Latin America Is Important for Relationships and Money. Today, international Islamists, especially Iran and Hezbollah, employ much more sophisticated fundraising and recruitment operations that reach far and wide. Former U.S. ambassador to the Organization of American States Roger Noriega told Congress in March 2012 that Iran now has 80 Hezbollah Islamist operatives in at least 12 Latin American nations –‒ including Brazil, Venezuela, Argentina and Chile. In fact, the U.S. Treasury Department froze the assets of Venezuelan Vice President Tareck El Aissami in February 2017 for his collaboration with drug organizations and terrorist groups such as Hezbollah.

Separately, author and senior Pentagon consultant Edward Luttwak describes the lawless triborder region of Argentina, Brazil and Paraguay, 800 miles north of Buenos Aires, as the most important base for Hezbollah outside of its headquarters in Lebanon. The $6 billion-a-year illicit economy in this Hezbollah stronghold has allowed a variety of terrorist organizations to earn an estimated $10 million to $20 million a year from arms trafficking, counterfeiting and drug distribution, among other illegal activities…”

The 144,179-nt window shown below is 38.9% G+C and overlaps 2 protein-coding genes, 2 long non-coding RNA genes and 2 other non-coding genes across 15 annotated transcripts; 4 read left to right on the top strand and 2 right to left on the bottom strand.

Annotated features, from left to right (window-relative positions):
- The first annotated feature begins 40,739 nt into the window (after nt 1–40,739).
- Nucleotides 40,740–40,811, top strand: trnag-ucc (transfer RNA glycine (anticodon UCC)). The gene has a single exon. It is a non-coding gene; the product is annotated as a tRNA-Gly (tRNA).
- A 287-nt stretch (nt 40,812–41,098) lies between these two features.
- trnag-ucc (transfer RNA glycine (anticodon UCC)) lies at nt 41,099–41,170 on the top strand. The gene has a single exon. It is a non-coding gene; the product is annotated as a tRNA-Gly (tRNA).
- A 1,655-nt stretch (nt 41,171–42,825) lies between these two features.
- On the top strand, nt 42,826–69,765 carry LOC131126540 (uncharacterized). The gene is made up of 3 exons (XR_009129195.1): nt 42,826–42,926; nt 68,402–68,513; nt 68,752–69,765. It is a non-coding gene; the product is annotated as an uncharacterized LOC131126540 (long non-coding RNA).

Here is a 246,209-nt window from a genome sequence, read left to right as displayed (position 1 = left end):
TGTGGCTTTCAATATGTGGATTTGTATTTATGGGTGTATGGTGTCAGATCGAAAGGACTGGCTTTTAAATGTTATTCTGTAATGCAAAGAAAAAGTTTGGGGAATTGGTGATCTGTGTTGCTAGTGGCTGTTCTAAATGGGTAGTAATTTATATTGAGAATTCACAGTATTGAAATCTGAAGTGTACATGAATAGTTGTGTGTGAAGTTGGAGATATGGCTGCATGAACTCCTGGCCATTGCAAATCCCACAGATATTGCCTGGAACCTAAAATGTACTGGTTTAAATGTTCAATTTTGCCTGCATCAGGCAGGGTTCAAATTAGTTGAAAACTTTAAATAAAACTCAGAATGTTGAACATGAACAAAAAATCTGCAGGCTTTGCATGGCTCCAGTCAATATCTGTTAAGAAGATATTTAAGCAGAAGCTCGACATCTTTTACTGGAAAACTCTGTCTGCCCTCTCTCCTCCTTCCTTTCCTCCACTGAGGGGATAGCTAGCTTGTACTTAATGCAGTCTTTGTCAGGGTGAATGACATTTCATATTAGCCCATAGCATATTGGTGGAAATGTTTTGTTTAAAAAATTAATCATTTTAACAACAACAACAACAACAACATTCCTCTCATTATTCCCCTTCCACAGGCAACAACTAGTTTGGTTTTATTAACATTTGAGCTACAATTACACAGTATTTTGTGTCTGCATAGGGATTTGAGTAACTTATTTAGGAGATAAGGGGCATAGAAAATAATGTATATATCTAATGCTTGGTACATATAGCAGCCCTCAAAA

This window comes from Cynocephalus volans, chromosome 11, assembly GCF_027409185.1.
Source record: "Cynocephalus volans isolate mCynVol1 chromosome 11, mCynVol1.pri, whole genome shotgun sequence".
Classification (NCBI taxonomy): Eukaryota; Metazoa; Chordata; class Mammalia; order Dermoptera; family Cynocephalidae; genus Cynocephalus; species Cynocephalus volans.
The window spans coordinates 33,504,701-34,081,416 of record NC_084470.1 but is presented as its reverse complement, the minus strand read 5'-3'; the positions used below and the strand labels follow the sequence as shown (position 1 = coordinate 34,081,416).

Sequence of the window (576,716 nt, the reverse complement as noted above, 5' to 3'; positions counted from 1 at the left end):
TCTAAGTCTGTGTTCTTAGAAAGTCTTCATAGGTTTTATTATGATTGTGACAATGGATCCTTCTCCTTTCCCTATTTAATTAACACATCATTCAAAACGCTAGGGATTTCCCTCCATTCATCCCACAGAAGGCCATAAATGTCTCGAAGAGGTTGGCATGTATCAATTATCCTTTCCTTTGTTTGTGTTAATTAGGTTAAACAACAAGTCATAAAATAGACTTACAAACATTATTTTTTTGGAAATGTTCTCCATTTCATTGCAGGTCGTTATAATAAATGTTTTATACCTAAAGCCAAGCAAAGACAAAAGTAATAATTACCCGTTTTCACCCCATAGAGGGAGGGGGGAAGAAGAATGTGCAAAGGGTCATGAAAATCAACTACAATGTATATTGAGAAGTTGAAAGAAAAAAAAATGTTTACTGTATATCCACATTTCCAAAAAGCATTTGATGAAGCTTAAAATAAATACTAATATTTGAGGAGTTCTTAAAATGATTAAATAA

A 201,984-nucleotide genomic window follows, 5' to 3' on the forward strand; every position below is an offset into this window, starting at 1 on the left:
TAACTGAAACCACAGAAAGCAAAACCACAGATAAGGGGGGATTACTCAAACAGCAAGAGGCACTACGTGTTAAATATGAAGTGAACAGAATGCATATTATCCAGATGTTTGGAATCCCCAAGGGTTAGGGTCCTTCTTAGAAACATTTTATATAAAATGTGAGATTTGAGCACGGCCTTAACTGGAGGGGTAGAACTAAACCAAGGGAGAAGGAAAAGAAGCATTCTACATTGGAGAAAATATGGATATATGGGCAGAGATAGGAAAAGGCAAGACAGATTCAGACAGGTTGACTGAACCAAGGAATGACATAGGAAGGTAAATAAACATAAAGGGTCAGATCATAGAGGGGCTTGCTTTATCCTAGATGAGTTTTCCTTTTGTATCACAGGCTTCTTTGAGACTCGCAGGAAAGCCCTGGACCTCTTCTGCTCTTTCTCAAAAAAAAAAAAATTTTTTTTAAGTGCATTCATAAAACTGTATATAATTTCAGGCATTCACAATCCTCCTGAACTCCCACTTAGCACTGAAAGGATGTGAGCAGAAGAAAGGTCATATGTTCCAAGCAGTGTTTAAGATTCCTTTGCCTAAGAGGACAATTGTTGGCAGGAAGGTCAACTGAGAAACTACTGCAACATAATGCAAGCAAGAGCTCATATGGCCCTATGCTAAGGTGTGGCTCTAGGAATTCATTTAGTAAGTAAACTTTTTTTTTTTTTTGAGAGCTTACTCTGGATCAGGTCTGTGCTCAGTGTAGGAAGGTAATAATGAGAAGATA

See more here.

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5 Reasons the U.S. Should Defund the U.N. Palestinian Refugee Program

(This piece also appeared in the Times of Israel and is co-authored by Calev Myers)

“American taxpayer money is wasted on UN programs, such as the UN Relief and Works Agency for Palestine Refugees (UNRWA), for which the United States remains the single largest donor of any country, having given $380 million toward a nearly $1 billion budget in 2015.

The United Nations set up UNRWA in 1950 to provide relief services for Palestinian Arabs displaced after the 1948 war between the new State of Israel and its Arab neighbors. The organization was intended to provide temporary social services only to Palestinian Arab refugees and only until they could be integrated into the country that sheltered them. UNRWA has instead grown into a near-permanent refugee industry with substandard education, health care and social services for the millions of Palestinian Arabs under its care.